Alton Evening Telegraph from Alton, Illinois on July 22, 1960 · Page 1
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July 22, 1960

Alton Evening Telegraph from Alton, Illinois · Page 1

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Friday, July 22, 1960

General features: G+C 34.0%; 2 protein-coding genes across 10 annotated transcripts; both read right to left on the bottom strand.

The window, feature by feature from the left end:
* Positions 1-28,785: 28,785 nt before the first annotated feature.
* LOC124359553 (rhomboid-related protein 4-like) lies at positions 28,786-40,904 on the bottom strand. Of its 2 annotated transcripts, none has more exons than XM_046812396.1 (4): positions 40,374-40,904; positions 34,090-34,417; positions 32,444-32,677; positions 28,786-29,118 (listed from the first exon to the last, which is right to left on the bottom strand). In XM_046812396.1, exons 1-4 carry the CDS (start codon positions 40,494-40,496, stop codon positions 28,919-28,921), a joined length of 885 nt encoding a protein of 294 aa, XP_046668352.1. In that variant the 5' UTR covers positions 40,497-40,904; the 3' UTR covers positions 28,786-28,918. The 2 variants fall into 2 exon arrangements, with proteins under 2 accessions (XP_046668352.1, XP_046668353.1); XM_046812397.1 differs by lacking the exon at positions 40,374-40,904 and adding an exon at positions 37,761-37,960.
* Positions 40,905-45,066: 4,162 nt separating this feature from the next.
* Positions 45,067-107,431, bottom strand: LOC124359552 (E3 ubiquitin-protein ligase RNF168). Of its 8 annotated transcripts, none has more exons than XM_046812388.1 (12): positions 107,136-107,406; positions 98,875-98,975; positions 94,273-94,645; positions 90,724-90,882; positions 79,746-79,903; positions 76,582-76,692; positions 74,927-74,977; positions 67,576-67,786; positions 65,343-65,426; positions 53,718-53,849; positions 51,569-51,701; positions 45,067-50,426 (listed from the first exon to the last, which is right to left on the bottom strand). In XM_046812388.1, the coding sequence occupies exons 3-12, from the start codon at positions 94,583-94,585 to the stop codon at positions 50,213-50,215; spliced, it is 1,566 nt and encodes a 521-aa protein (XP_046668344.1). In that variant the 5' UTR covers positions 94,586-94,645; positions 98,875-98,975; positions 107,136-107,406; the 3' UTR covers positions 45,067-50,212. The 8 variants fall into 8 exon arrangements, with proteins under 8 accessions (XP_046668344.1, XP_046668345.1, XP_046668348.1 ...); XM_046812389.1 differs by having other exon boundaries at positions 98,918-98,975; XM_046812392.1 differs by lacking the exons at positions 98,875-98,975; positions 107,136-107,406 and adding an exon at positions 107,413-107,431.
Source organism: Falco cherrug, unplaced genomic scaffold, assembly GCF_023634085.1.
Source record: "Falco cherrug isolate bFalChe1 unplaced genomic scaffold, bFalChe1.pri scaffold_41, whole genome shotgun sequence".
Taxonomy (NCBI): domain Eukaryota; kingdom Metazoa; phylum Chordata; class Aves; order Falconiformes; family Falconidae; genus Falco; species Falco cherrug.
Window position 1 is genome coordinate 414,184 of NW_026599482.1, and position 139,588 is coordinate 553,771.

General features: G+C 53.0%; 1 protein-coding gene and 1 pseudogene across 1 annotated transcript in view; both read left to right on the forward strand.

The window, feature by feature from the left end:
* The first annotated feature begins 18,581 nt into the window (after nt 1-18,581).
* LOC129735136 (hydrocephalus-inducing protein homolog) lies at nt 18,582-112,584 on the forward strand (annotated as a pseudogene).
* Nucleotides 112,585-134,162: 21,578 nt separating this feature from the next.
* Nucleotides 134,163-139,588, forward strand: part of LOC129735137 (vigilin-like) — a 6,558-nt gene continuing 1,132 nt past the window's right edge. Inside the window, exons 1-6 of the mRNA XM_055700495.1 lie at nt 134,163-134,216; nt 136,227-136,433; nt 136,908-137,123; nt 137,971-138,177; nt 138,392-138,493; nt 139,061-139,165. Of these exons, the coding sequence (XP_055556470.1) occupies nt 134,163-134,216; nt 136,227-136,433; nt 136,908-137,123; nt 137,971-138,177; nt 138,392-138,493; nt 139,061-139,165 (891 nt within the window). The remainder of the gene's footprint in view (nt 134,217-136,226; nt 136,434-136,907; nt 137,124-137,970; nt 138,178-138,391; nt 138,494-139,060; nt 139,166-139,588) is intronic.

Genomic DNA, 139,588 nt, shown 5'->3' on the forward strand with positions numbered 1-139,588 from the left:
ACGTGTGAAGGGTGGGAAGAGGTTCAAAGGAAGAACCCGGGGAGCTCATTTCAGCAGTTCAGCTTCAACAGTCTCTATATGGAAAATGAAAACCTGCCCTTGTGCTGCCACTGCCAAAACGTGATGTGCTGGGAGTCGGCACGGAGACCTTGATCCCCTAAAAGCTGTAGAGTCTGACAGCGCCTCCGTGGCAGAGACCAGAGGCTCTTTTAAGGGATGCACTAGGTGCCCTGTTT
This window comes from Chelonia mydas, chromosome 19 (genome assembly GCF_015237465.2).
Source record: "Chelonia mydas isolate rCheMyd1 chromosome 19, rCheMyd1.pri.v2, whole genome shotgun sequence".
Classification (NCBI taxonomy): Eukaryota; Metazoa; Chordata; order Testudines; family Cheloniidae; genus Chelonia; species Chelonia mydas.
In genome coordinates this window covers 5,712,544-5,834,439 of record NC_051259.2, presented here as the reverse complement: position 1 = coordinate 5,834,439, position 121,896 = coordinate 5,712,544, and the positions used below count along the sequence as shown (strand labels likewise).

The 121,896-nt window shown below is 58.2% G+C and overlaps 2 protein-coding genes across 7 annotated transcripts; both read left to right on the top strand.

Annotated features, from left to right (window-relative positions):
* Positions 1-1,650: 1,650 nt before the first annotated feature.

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ALTON EVENING TELEGRAPH Serving the Alton Community for More Than 124 Years ^_^ ^^j^jum^m CLOUDY SATURDAY* Low 72} Migh» Wttttwtt nfi Established January IB, 1136. Vol. CXXV, No, ALTON, ILL., FRIDAY. JULY 22, 1960 18 PAGES 5c PIT Copy Member of The Associated Pww Fare Increase for Bus Line Approved SPRINGFIELD - Citizens Coach Co. of Alton has been authorized by the Illinois Commerce Commission to place into effect, with five days' notice, a schedule of increased fares. (The company announced at Alton today that the increased rates will go into effect on July 27.) The schedule provider) increases of live cents for children, age six through 12; a five-cent increase in adult fares; an increase of three cents per ride on children's 14-ride tickets; and a five-cent hike in thc per ride cost for school children aged 13 to 18, The schedule establishes a new 20-cent fair for adulls; 15 UNITED NATIONS, N. Y. (AP) MOUNTAIN AttLAZK UN Asks Belgium to ?? LeaveCongo ft to- children mow 70 cents) ; and today made its second demand! SI .30 for a ten-ride tifkei Oiow' in "hie *«y» th>t Belgian troops I S1) for Kfthool children between j get out of the Congo and give! 13 and 18. good for school term way «, me new U. N. military, Sept . 1 to Juno TO Thr C:M»m*j forcet ^ ^^ v d ^. Coach Lo: operates a local bus , .. .. , fi'™) service in Alton and the reqi, es t. i a" a'tempt to «et a three-day dead- 1 (ft increase.* hud the approval -'hie for the nullout. •. by Alton City Council action on Soviet Deputy Foreign Minister! Ju 'y 7 Vaslly V. Kuzneteov Joined in a f Evidence pr,,e,,.ed (he rom- unanimous vote for . Ceylone8e . mission WHS to the effect that v-?w*=™= during the calendar yen* 0 f: TBnisian r-solution that called on 1937. 1!)3X and 1059. thp company PolRium to withdraw its forces operated at a loss as follows: snwtil.v from the new African re- 1937-$3I.I7:.M«: • Ifl.U? - $13. ,, u ,, Ht . -113. Hi; niitl 105!) ..... £S.Y!M7.»W: ;«iitl _ ' ... . , . that for the- fi. ™* lf>sol "" on batked "" January to .lune. ycar. it operated at H loss of $:'0.3j5. It listed its operating re- ( ' onlral African nation and railing venue tor the first half of 1%0 at for ""' f^W™ withdrawal. $70,168, of which $60,S?»1 was 'I''" 1 nw resolution also asked from buMCK; $6.174 from .school l ' ^ > mpmbrrs not to "undermine busen; and $L'.86'l from oharter the territorial integrity'" of the buse*. Congo, whose rich Katanga Pro- The company, HIP commission vincr has declared its secession- _ ... . , . ^ , fi.M six months. ™* lf>sol "" on batked "" mp inclusive. this ( '°" n '- 1 ' solution of July 14 send"R ""' u N • foi '*'«- lo th(1 chaotic! U. S. Orders Expulsion Of Red Diplomat as Spy Lumumba C° sl of Living Continues Thanks UNJ climt * to 4th Stmi S ht Hi 8 h ' i i SpurnsReds H,v ROBEHT N. LINDSAY WASHINGTON (AP)—The cost of living climbed one-fifth of one per cent in June to its fourth consecutive high, thc Labor Department reported today. Food prices—mainly fresh fruits ' LEOPOLDVILLE, the Congo i and pork—contributed virtually j (AP)—Premier Patrice Lumum-! al1 the rise ' t" 6 department said. j ba expressed thanks to the United! hut gasoline prices helped provide Nations today for its quick action j a " upward shove, in the Congo and said there Is! T" 0 consumer price index need for Soviet' reached a level of 126.5 per cent of the 1947-49 average. This was no longer any (military aid. two ago Bureau of Labor After July, Chase said, a sea* sonal decline in food prices should occur, and "we could get some decline in the index after this month." Despite the over-all rise in the Jiving costs of city families, a number of prices declined in June. Fresh vegetables and eggs went down, new car prices dropped almost one per cent, and the prices of major home appliances de- Paid for Aerial Pictures higher than a iand, in percentage terms. repre-jrav. ; He spoke at a news conference j . shortly before his scheduled de- , , , . m , ,, | parturc for conferences at the SPI1ted a dr °P in 1ne b uy>ng P° wer 1 nc spendable earnings of fac- j United Nations in New York Hei of thc dollar of more tnan ]1 ^! lor y workers edged up 18 cents a cents in the past 12 months. jwas commenting York. He specifically on | adoption of a Security Council | resolution urging Belgium to 'speed up withdrawal of its sol- idlers from the Congo. [ Lumumba took off for New jYork late today in a Comet air-i Some 600,000 workers will re-1 cent. ceive wage boosts under escalator! This brought the take-home pay. WASHINGTON (AP)-The United States today ordered the immediate expulsion of a Soviet diplomat Petr Y. Ezhov on the grounds he was a spy collecting intelligence data, including aerial photographs. The State Department said that Ezhov, a Soviet Embassy third secretary, "flagrantly abused his diplomatic status by engaging in espionage activity." Ezhov paid an American corn- week, or two-tenths of one perjmefcial photographer, the depart- jtnent said, more than $1,000 for aerial photographs of American creased for the fifth month in a SAN DIMAS, Calif.—A U. S. Forestry Service employe stands next to Ms truck yesterday and watches flames whip through brush on a mountainside in the San Dianas Canyon area of California. (AP Wirephoto) wage contracts which compensate for climbing living costs. Adjustments will bring increases averaging two cents an hour to workers of General Elec- said. estimates, based on prese Bolgian connivance, theCon- travel, that on an annual bam• golosf government and the Rus- the fare increase will produce a. sians (.'harpe. total of $28,940, broken down as Belgian Foreign .Minister Pierre follows: 5 cents for adult rash- Wigny repeated his government's fares - S1H.240: .; .TIU increase,earlier assurance that the Belgian on 10-ride passes for children-'troops would be withdrawn "as $2,100; student teri-ride passes j soon as the United Nations can en- increase of 5 cents per ridf — SJ.-.sure order and children's fare good for all school!from Leopoldvi children between l.'i and JS years'ftal, had started. Action on Dog Cases Launched Worst Fires in 30 Years Sweep West By TUG ASSOCIATED PRESS From British Columbia to Mexico, from the Pacific to the of Ghana. Accompanying him is L. Edgar Detwiler, an American financier agreement o Concap.± c S v .launched today. Rockies, hundreds of fires destroyed forests, watersheds,''and under ordinance wore Interior called the roaring conflagrations Department officials " Four complaints filed in the worst in the West in 30 years. control one of the state's two biggest fires, about 30 miles east of Boise. of age — The company also is said tojcongo^w-'Tco""' U .^ b ° f ^ e ' PO'^'e court by the city dog war-1 They were the worst ever in many | A 3,000-acre toe in western Ida- have estimated it can reduce „.„, law^nd^iut^leium*^ • ' den> William Tueth. all charging! its operating costs $la,400 annual-!«,(«,„, tha , r™™ t~~> T..I..'* i..j!residents with keeping who has signed an with the Premier for a 50-year development program in the old Belgian colony. Lumumba for days has been insisting that unless Belgians o^iit the country he would ask thatj Soviet soldiers be sent in. Today, in an abrupt change from his mood of recent days, the Premier offered a hand of friendship to Belgium, asserting it was the Belgians who built this coun-i A **?•• jminal At the same time, he demand- President (rit . Co a|ld onfl cent to employes | of Sylvania Electric, Douglas Aircraft, and McDonnell Aircraft. The possibility that living costs may slay fairly steady this month was held out by Arnold Chase, chief of the price division of the after deduction of income and social security taxes, to $81.59 per week for a worker with three dependents and $74.03 for a worker without dependents. The rise was attributed to an increase of one-tenth of an hour in the factory work week, but It brought the average worker no increase in buying power because of the offsetting rise in consumer prices. cfties. Informed authorities reported Ezhov carried out some of hjs intelligence work while Soviet Premier Nikita Khrushchev was in the United States on a goodwill visit last September. second Soviet diplomat, ly resulting from a reduction ta service to a way over the 30 minute head- routes. The reduction in headway has been approved by the Commission and not intervened in its former without a city license. The warrants were referred to ritor/s internal affairs beyond ' uc T ™ IT , ' CHa ^ (BU . "* nrovidine technical aRK ^nnT ! the P° Hce ^paitmenl for service. providing technical "It is for the The complaints are the out to de-j g^^ o j a check-up made by ... , by the Alton City Council. The!- cld f meir own fate - he declared. ; the dog w^en early this week to company said that for one year; Government circles in Brussels 1 determine that all persons given following the increase that re .j indicated thc Belgian government j notice to get dog licenses had pro- venues will expenses by 000 although the estimate does exceed operating approximately $13,- still planned to pull the troops > cwed them. As exhausted men battled the flames in nine states and a Canadian province, urgent calls for help were issued. Response came from as far east as Pennsylvania. Gov. Robert E. Smylie of Idaho declared an extreme emergen- ho's Payette National Forest, out of control since Tuesday, raged on unchecked. •-- - •• ••-. The best news from the vicinity came from the Idaho-Oregon border where an enormous blaze was reported controlled late Thursday night after devastating some 30,cy existed in his state and asked;000 acres of range land. President Eisenhower to recog-, A 4,000-acre fire on ed immediate withdrawal of Bel- i industrial plant. Seek I.T. • Piasa Parley on Road conference between Piasa Tool & Die and Illinois Ter- officials was being sought today to work out arrange- clearing right of way for McAdams Road past the gian Ambassador Jean van den Bosch, saying his actions and re- j ports, had resulted in the sending of Belgian" 1 soldiers"Inib'"the" coin? try. In renouncing action by the Soviet Union, Lumumba said he was motivated by the fact the Security Council resolution is being I Brace Quackenbush, attorne; for Piasa, told the Telegraph this morning that the company's pres* ident, William Abbott, was seek ing to set a time for a confer ence with Fred Dennis, retired president of thc railroad who is back to Belgium's two military it first bases in the Congo — Kitona and:£aj| e d to appeared that 10 . nize Idaho had.area. as a major disaster j snake Mountain crackled to with- carried out effectively and partic- Rattle- ularly by Secretary-General Dag heed the 7-day notices! Regional Forester Floyd Ivereon , . ..... _ „ _______ ... ____ ________ ... o ____________ .„_ _________ not take into consideration any| Kamina — and not pull them out of that had been issued. ' But the] of Ogden. Utah, said, "We think loss in traffic. Community Chest Adds New Group The Madison County Mental Health Society has been approved for membership in the Alton-Wood River Region Community Chest and will be included in the Chest campaign this fall. This brings the total number of participating agencies to 11. This is thc first agency to be added to, the Community Chest since the; Girl Scouts were admitted to I membership in 1948. ' The decision to admit the; Mental Health Society according to John P. Paul, president of the; Chest, came as the result of sev-, era) special meetings, the firs of which was a session of th Chest's budget committee, Jul, 12. Representing the menta health group were the Rev. Reu ben C. Baerwald, president Mrs, Earl Gaylord, board mem ber; and M. Stance Crouch, ac ministrator. Members of the Chest budget committee presen were: William W. Woodward chairman; Burdette A. Balke Mr*. Jamas H. Hull, Thomas C. Richards, Julian G. Ryan, and 'the country. These sources said ihe resolution, did not call for total 'Withdrawal from the Congo and {pointed out it did not mention the 'bases, which Belgium retained a friendship A ^ assistance i m c persons cited. In other m- treaty she signed with the new i K(anccs> persons Ilanied in , hp Congo government when pendence was granted. In the debate before the Coun- icil vote, Soviet deputy Foreign ! Minister Vasily V. Kuznetsov told U.S. Ambassador Henry Cabot check-up revealed that in several'there is a possibility of arson in instances other members of the)the Idaho fires and we are in- households where the dogs were j vestigating." Iverson said the FBI kept had procured licenses using j is helping, their own names instead of that of j Enormous Los Angeles County jin a mile of Shoshone National Forest's great timber stands west of Cody, Wyo. Supervisor Ed Pierson of the Bureau of Land Man- Hammarskjold's refusal to recognize the province of Katanga as a i separate state. j Lumumba said he is very happy i about the way the situation in the i agement said at the scene, "Con-j Congo is being stabilized. , inde- j notices had gotten rid of ihe dogs since the notices were issued so -the country's largest — declared itself a disaster area, calling the! mat they no longer for the licenses. were liable Lodge that his government would! TODAY'S CHUCKLE not be bullied into backing down on Premier Nikita Khrushchev's promise to give the Congo any! help necessary to stop what Mos-! cow terms aggression. i A model marriage is one in which the wife is a treasurer and the husband a treasury. fire outbreak its worst in history. With millions of dollars of damage already estimated, the appalling news from most areas was that the fire intensity was increasing steadily. In Idaho's Boise National Forest, Supervisor Howard Ahlskog estimated me toll may reach 20,.000 acres. Hot, dry, windy weather was forecast today, and 300 men launched an all-out effort to Piasa Valley Improvement Plans Told, Will Require Railroad Cooperation D. L. Severe. The Mental Health Society representatives presented the** reasons for membership in the Community Chest: "The society readers a county wide community service by operating mental health clinics in Alton and Granite City, the only such service in the county. "The society believes lo the united way of doing things anc came to the Chest in order to itelp solve the problem of united giving rather than attempt to go its own w»>." Chest directors met two days later, considered (be datkuis of the budget committee, votad unanimously to accapi the mental health group (or mem* iwrship and to allocate to the organization, $6,000 for Iflfll DATA AT THE DAM «w«¥*»WE4ftyj£ wW ,. «.u>, In a recent letter to B. V Brodie, general manager of the GM&O Railroad, Mayor P. W Day has outlined the plans formulated by the city for improvements in the lower Piasa valley and has asked cooperation of the railroad that thc program may be carried out. The program set forth by Mayor Day in his letter is the one contained in the city Plan reports on the Central Business District and on Transportation as amended by the City Plan Commission at its July 12 meeting. With hU letter, Mayor Day submitted copied of both the city planners' reports and a memorandum of the revisions suggested by the City Plan body, outlining an order of precedence In which their consideration by the railroad is de. sired. Jtetwivtt* Word Since transmission of his com- imivioaUon, Mayor Day said, he ha* had word from General Manager Brodie indicating a conference with city officials or the discuwlon of the pro* may be arranged within about SO days. Accomplishment of some of One is the suggestion 'that the make possible business expan- ditiong couldn't be worse." Efforts were hampered by tourists who clogged roads. In Montana's Bitter Root National Forest a fire licked hungrily on through Lost Trail Pass after consuming more than 1,000 acres near Missoula. Other blazes roared unchecked at Gold Creek and in the central plateau of Yellowstone National Park. Smoke 'billowed dense and black over 110,000 acres ,of California's forest and grasslands from the Los Angeles area to the Oregon line. Freak winds in the Sunland-Tujunga area drove flames across tlie parched valley between -the Verduga and San Gabriel Mountain ranges, destroying many homes. Hundreds of residents grabbed pets fled. He insisted, however, that Bel-j gian soldiers must return to Belgium and their Congo bases, at Kamina and Kitona, must be evacuated. Sending in Belgian soldiers, hejpletion of the McAdams High- To Petition Completion Of Highway Petitions urging speedy corn- said, was "a flagrant violation" of the Congo's treaty of friendship with Belgium. But, he added, "We consider the Belgians as our friends." Lumumba said he will make the dip to New York in a plane furnished by President Kwame Nkrumah of Ghana. Judge Pays Fine, 'Wife Was Speeding way between Alton and Grafton will this be circulated in not only area, but in the Tri-Cities TUCSON, Ariz. with speeding 40 (AP)-Charged miles an hour in a 30-mile zone, Mrs. Maxine . . . KImball pleaded guilty Thursday. and a few possessions and Magistrate William F. Kimball, evacuees were housed in i railroad eliminate its tracks' sion northward from the central make shift dormitories. ner husband, reached into his between Reliance Whiting Co. i business district. The toll of 61,000 blackened i pocket and paid the 10-dollar fine. and East St. Louis, a spokesman for the Grafton Community McAdams Highway Association told the Telegraph today. They will later be presented to the state legislature and the governor, the spokesman said. The petitions are to be mailed | to the Tri-Cities-East St. Louis areas about Sept. 1, it was announced, They will go to labor organizations, business men's groups, bankers, women's and sportsmen's clubs. The association already has obtained hundreds of signers on remaining on duty in an advisory capacity. Some-moving of spur tracks to clear the way for the river road will be necessary. Quackenbush said. Quackenbush agreed it was particularly fortunate that Dennis still would be available for the conference, since he has demonstrated his sympathy for the river road project on numerous occasions. Meanwhile, said Quackenbush, le understood plans and cost es- imates for alterations on the plant building needed to accommodate unloading trucks were in he mail from Hellrung Construction Co. The plans and estimates of Cmdr. Vladimir S. Glinsky, was involved in the same kind of intelligence activity, the department said. Glinsky's role in setting up the aerial photography apparently came to light after he had already left tiie Embassy to return to Moscow. He was an assistant naval attache. The FBI was understood to have closely watched Ezhov's activities fou months before it turned its evidence over to the State Department. Ezhov worked with a photographer whom the State Department refused to identify. The diplomat paid for flying lessons for the photographer and indicated the Soviets might Buy'"film a plane in order to carry out systematic aerial reconnaissance photography, the department said. "Ezhov also financed trips by this individual in the course of which he took photographs of United Slates Navy installations cost for both the rail spur re- at 16th and Easton streets and' (3) Opening of W. 6th StreetI southern California acres was the the plant of Alton Brick Co., im-jwitb extension of Piasa Street (worst in the booming area's his- mediately north of Delmar ave-l from W. 5th to W. 9th in connec-i tory. > nue ' jtion with which repair of the; Officials estimated more than 10j DtuMou Urgent i Piasa trunk sewer would have I million dollars damage in the San Decision on this is urgent, he I to be considered. \ Dimas sector of Angeles Nation- said, because it .might modify' - "All she would do," he re- petitions from residents and or- arrangement and the building al- eration — in which the truck oading doors would be shifted to he side from the front — are to be submitted to the district highway engineer's office at French Village as a basis of negotiation on damages for laud not taken. Quackenbush explained several days ago that the line of the lighway passed so close to the >lant that if trucks were backed n at the present unloading doors, he front of the vehicles would j irotrude on the highway. i The Piasa Tool & Die prob-j em has been described by high-! vay officials as the-last of the ight of way situations which must be cleared up before bids can be called for paving of the highway within the city limits. marked later, "is to take it out of the grocery money anyway." ganizatlons of the AltonAVoodi,..^ 1 '" 61 ' ^ , week at River area it was said ,.. , ! lleld Clnef H| B |lw «y kngmeer R. an urban renewal project scheduled to be put underway in 1961. General Improvement the plan of the city for erection, (4). General improvement of of a $165,000 bridge over the GM&O at Alby and Delmar. With tracks removed,, a culvert and fill might prove far les; costly than a steel span, he points out. The other proposal is fot clearing the Piasa area tram 5th to 7th, making way for expansion northward qi the west end retailing area and for the opening oi W. Sixth street from Piasa to Belle. The clearing would call for the relocation of he railroad's atone freight louse and adjacent yards. The city plans, and the order of precedence the city desirei ha city proposals may be a matter for tile next 15 to 30 uatf Pay, but there are wo on which he feels it is uig< ent the city have the railroad 7 * jal Forest, where 20,000 acres! were consumed and the flames the area from W. 5th to W. 9th were advancing, as programed in connection with; Flames crept closer to the Hearst San Simeon castle, a mul Umillion-dollar treasure of art anc antiques on the California coast (5) Ultimate relocation ofj Fifty Washington State prison ir achievement, were out- (unity to lined by Mayor Day's letter follows; U) Removal of tracks from the GM&O locomotive repair la- cllities ,from Piasa near W. IQth, thus reducing need for twin movements on the Piasa tracks south of the "roundhouse" location. In concluding his letter, the mayor said: The oity is anxious to operate with you in a mutually batlstuutory proposal for accomplishing (the program). "Alter you have had * Reliance Quarry to Alton Brick Co. Plant, this to frae part of tin right-of-way for a major street northward fronj th* vicinity of Wth and Market, Early consideration is ailwd became the proposed Alby bridge a«t for construction within the- next 18 months, i« invoivad. appreciate the pleasure iol meeting with you to discus* the proposals hi greater detail, together with further discussion hi regard to the condition of of tot without undue delay, ^freight house on Plata »tre*t "I assure that It it neither our Intention or dwire to cause the GM&O's Alton operations to suitor. However, I believe that you will see in the px'opoial« several opportutuUes that would bf» to your eompany's advantage ac wall at ours. inmates joined National Guards men in Umatilla Forest to fight 117 fires. There were 106 fires in Oregon national forests. Weary men struggled to stem the relentless advance of flames iu Nevada's Toiyabe National Forest and the Tonto and Cooonino National Forests In Arizona. Others battled fires near St. George, Utah. At MiKsoulu, Mont., 250 men and 10 bulldozers fought through heavy undergrowth to halt flames two mjlee west of u. S. Highway 93. AVst. Regional Forester Ken- uetli A. Kenney said there were wore than 100 fires in the area. He called for help from Eastern parti ol' the country and received clal crews from Upper Pa.. Atlanta and Milwaukee. Fires cracked near Kamloopi in British Columbia. A iO.OOO-acre blaze at Spius Creak, almost con- WadaNday. wai whjpped life by dusty winote. Reservists to Leave for Summer Training Camp JR. Bartelsmeyer igraph's special told the Tele- correspondent, Alton area Army Reservists will leave this weekend for Camp McCoy, Wis., for two weeks of summer camp, Capt. Robert Hatfield, battalion plans and training officer reported today. The Alton-Wood River and surrounding area men are members of the 4th Howitzer Battalion (SP) 14th Artillery, U.S. Army Reserve. The two-week period is annual active duty for training which all reservists are a part of. The 4th Howitzer battalion U commanded by Lt. Col. Jerome B Hasemeier. i An advance party element left Thursday for McCoy under the command of Capt. Kenneth 0. Johnson. A military vehicle con voy of eleven jeeps and trucks will leave toe area at 6 a.m. Saturday with U. Robert Stearns M convoy commander. Major Joan 6. Gray, battalion executive officer, and Capt. Robart B. Hatfield, battalion plan* and training officer will mead* he main body by one day in or- der to assure the readiness of the campsite. The main body will leave by train from Alton C&A Depot about midnight Saturday. Battery A, the battalion's 105 mm howitzer battery is com 'Don Chamberlain, that another 'section of the McAdams High(way — the one between Lockhaven and the Elsah-Chautauqua dividing line — would definitely be included in one of the remaining two bid calls this season. These and other intelligence targets, later furnishing these photographs :o Ezhov and being paid for them." the statement said,. The State Department said the aerial photography specifically violated regulations put into effect Jan. 19, 1953. This barred all photography and sketching of anything resembling intelligence targets by Soviet diplomats. The regulations were put into effect because Moscow had slapped similar restrictions on foreigners. State Department press officer Lincoln White told newsmen he does not necessarily expect the Soviet Union will retaliate by expelling an American diplomat in Moscow. 12-Month Year Urged for Six State Colleges CHICAGO (APi — A 12-month school year for Illinois' six state- supported colleges mended Thursday was recom- to meet demands of an increasing number of students. The Minois Higher Education, advisory group, Commission on acting as an recommended that the school year be extended to 48 weeks. It also recommended that classes be offered from S a.m. to 9 p.m. Monday through Friday and 8 a.m. to 1 p.m. on Saturday. Commission director Robert Johns said the 12-month school bid calls arc scheduled in Sep- year would give students an op- manded by Kurrus and Capt. Clifford Battery B, the M. 153 mm howitzer battery is com- m'anded by Capt. D. D. Dickenson. The reservists will fire both the 105 mm and the 155 mm howitzers during the training period. Other training will include firing the M-l rifle, carbine, submachine gun, rocket launchers, machine gun and pistols on the firing range. The 4th Howitzer Battalion is part of the 102nd (Ozark> Infantry Diviblon couimandad by Major General William H. Harrison- Camp McCoy is a bandy but scenic reservation about 30 miles east of LaCrosse, Wis. The reservists apply the principles which they have acquired through armory training setaionw through. our the year in summer camp. portunity to graduate in leas than four years, making room for more students. He said school facilities could be used a full year instead of the customary nine months if college* tember and October. The next bid call, alieudy announced, is scheduled Aug 5.. Later extension of the McAdams Highway downstream along the berm of the Wood River Lavee will become a part of a river- trout traffic complex which will be integrated with proposed new approaches tor the Clark Bridge. One of tiie step* toward state construction of the approaches was dissolution over two years ago oi a receivership on the bridge. Estimates a v re that users of the bridge have been saved ., _ more than a million dollar* since Set'OHu Trial for and universities set up quarter or semester Instead of the short summer session. Tl commls&iun recommended that the schools outline a plan for extension courses including general education, adult and other off-campus activity. education and non- j tolls ueie suspended. inside Must* OUITL.iUY . WM'UL «i>WtT» CUA*WHtU . 84AJO * TV COMICS U 13 f»AG£ Finch. Tregot'f Begin* LOS ANGELES iAP>-Tfa» «tate laiuK'hes itb case -againd Or. 8 Bernard Finch and Carole Ttagtf today-tor th* Moond ttm*. Jury alternate* w«r» wteolad Thursday and the pitweoultflB §0. » would go ahaad wife tty staiarnent. Th* aurfaoB tad bji heart aw acewisd of hl» wife I** July??